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Having Obsidian and Bethesda Game Studios in the same family of developers means that naturally comparisons are going to be made. Obsidian created what is widely considered the best game in Bethesda’s Fallout franchise with New Vegas. It then went on to make a space-based Fallout-like in The Outer Worlds. Now Obsidian is making a first-person fantasy RPG set in a magical world.
The comparisons to Skyrim aren’t simply fans putting two and two together and making five. When Avowed was first conceived in 2018, Obsidian envisioned it as its take on The Elder Scrolls V, however as the project progressed, the developer looked to refine its scope from what was once thought of as a massive open-world RPG into something more refined, showing off why Obisian is so incredibly well regarded.
That won’t stop the comparisons with BGS’s eternal seller. However, it does set up somewhat of a double-edged sword for Microsoft. On the bright side, having the exclusive services of a developer that is as consistently high quality as Obsidian practically guarantees the critically acclaimed releases that the company itself has admitted that it needs.
While not everyone’s cup of tea, Pentiment was an incredibly well-regarded and special game, the kind of thing you couldn’t picture as an Xbox exclusive during the last generation. Obsidian is Xbox’s Insomniac. Extremely high quality, and confidence from players. From a game quality perspective, it’s easily Microsoft’s best acquisition. The other side of that, of course, is that it’s managed to show up what should be Xbox’s showpiece RPG studio more than once.
Avowed itself returns to the world of Pillars of Eternity, Eora. A subtle sequel, the world that Obsidian built with Pillars of Eternity is incredibly rich and absolutely ripe for an action RPG set inside of it. Obsidian excels at lore, and we’d put money on Avowed making brand new fans of the Pillars of Eternity world that never played the original game.
Something that The Outer Worlds was excellent at was imparting lore and world-building as part of wider quests, as opposed to having you read screeds of backstory on random pieces of paper dotted around the world. We have no doubt that Avowed will do the same, for both the players who’re returning to the world of Eora and those who’ve never visited.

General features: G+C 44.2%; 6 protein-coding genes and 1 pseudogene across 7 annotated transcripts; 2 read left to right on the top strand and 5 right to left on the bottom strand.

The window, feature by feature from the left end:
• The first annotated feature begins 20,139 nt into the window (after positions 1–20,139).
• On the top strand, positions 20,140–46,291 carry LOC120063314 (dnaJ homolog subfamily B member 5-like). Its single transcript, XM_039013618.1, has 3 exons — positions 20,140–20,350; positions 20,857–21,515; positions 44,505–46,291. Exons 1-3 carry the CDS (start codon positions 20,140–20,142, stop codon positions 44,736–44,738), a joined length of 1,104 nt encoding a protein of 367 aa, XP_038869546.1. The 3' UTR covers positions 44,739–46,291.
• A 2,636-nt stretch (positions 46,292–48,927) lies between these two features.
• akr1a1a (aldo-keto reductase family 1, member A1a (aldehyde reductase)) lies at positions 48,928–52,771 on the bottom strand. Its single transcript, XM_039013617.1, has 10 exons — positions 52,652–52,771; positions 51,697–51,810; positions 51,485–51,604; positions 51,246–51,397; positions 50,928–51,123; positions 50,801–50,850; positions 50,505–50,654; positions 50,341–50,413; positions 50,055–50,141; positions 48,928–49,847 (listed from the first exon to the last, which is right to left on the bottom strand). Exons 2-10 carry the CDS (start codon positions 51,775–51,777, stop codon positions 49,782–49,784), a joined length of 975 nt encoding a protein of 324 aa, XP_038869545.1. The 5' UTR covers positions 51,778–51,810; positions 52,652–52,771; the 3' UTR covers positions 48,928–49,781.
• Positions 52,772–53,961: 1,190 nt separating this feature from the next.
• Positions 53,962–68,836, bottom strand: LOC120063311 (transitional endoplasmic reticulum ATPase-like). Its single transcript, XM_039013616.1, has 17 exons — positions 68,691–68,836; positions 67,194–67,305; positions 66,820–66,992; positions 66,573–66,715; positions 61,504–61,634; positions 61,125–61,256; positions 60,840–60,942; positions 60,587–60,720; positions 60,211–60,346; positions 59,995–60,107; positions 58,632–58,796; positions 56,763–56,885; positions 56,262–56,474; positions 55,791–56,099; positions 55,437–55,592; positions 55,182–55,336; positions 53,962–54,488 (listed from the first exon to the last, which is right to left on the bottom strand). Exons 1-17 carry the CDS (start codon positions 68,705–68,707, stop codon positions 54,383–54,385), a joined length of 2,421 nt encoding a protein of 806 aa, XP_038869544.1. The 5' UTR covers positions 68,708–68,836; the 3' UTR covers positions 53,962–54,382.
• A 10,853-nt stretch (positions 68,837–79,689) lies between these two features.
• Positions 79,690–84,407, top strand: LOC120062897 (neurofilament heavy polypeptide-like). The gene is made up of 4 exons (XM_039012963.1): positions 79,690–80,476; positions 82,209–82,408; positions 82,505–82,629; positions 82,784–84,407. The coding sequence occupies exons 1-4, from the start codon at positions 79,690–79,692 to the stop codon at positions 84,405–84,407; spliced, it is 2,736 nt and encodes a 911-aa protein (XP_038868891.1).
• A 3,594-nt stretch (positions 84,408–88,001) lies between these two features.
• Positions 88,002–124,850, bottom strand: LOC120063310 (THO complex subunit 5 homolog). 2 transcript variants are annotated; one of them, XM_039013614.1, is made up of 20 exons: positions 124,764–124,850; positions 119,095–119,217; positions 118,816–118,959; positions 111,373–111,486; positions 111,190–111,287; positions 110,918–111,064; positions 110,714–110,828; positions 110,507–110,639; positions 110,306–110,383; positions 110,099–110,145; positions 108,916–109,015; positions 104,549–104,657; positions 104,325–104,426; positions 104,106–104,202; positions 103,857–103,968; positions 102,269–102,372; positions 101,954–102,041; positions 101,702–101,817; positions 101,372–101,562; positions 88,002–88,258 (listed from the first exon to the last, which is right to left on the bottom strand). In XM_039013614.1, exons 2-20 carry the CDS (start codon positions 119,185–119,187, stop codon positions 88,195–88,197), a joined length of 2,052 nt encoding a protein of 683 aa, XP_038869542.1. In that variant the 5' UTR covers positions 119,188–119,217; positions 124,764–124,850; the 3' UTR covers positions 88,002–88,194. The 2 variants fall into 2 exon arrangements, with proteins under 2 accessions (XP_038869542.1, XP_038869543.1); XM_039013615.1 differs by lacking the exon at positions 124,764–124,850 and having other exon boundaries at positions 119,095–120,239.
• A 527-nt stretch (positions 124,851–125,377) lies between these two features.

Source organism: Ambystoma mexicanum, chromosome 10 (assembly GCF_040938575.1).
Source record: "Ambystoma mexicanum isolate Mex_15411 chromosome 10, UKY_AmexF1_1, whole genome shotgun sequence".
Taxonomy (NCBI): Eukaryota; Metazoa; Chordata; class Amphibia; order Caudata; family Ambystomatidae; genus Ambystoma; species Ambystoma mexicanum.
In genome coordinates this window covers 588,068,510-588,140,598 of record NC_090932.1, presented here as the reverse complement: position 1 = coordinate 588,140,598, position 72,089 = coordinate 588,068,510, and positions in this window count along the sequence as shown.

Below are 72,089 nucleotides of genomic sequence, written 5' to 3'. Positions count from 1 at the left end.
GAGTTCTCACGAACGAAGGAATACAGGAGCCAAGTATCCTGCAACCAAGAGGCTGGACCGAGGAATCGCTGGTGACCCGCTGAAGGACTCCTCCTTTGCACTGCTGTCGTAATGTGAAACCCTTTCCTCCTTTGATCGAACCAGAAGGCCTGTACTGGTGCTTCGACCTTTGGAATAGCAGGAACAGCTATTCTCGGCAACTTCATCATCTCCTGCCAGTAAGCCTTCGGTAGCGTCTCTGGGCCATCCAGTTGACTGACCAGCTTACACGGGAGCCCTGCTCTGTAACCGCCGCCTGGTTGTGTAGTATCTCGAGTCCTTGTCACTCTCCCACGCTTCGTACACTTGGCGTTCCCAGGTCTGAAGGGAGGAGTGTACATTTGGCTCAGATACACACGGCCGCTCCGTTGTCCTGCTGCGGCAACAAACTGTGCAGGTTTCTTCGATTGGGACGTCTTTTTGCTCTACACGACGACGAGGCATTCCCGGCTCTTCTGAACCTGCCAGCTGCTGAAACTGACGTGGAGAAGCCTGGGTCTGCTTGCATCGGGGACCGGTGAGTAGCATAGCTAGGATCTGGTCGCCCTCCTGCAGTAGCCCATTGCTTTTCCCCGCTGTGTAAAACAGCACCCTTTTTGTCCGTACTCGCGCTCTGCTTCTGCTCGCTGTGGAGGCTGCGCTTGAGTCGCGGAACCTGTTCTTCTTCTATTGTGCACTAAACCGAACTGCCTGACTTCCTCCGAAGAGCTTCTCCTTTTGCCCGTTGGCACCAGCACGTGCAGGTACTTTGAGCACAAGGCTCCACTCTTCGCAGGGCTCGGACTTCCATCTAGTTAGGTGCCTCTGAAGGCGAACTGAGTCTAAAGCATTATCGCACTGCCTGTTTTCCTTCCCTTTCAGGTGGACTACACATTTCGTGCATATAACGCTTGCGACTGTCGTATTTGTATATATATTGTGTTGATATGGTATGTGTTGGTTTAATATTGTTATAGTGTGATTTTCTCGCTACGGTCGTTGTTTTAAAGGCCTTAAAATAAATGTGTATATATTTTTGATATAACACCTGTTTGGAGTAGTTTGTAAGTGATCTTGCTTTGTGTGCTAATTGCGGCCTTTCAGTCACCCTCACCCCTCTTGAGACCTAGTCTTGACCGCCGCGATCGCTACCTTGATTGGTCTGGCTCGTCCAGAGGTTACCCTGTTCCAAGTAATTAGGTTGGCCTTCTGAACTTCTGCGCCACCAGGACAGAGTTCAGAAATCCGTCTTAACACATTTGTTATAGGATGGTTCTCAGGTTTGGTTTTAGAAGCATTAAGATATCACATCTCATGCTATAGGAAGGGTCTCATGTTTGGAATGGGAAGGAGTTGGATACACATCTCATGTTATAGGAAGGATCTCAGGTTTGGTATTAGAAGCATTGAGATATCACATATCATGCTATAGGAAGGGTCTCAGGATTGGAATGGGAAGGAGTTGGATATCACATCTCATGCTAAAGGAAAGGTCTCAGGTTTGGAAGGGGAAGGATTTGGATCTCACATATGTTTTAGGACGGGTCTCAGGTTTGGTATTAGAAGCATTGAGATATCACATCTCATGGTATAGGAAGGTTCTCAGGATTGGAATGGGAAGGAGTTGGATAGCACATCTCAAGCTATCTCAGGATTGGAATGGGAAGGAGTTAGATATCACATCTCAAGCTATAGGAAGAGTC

“Obsidian is Xbox’s Insomniac. Extremely high quality, and confidence from players. From a game quality perspective, it’s easily Microsoft’s best acquisition.”
One element of Avowed that has yet to be explored in great detail is the RPG elements of the game. What style of RPG will Avowed lean towards? Are we looking at something with the trappings of a Bethesda RPG, or will it be closer in style to Pillars of Eternity? From the trailer released in June, the game appears to be extremely combat-focused, so perhaps we could see a system similar to that of Skyrim, wherein the use of the skill improves the player’s ability in that field.
So example, if a player were to use a one-handed axe as their main weapon, their one-handed skill would improve, removing the need for traditional skill points and making the creation of a character feel more natural based on what the player is actually doing.
Of course, there were hilarious ways to completely break this system wherein players would stand next to a smithing station and make thousands and thousands of knives, quickly levelling themselves into the hundreds, but those quirks shouldn’t turn Obisidan off from what is an engaging and enjoyable leveling system.
Avowed has the opportunity to stand out in what appears on the surface to be a somewhat quiet year. It’s Xbox’s premier game and could easily be another feather in Microsoft’s ridiculous Game Pass hat.
Game of the Year nominations aren’t everything, but a big-budget Obsidian RPG could be the thing that Xbox has needed to break that barrier of having an exclusive considered in the best of the best for the year, we wouldn’t put it past the team behind New Vegas.
How the game will manifest outside of the combat we have seen thus far is the main unanswered question about Avowed, but the quality that Obsidian has demonstrated in all of the other games it’s developed over the last decade means that we’re extremely excited to see what the final version of Avowed has to offer.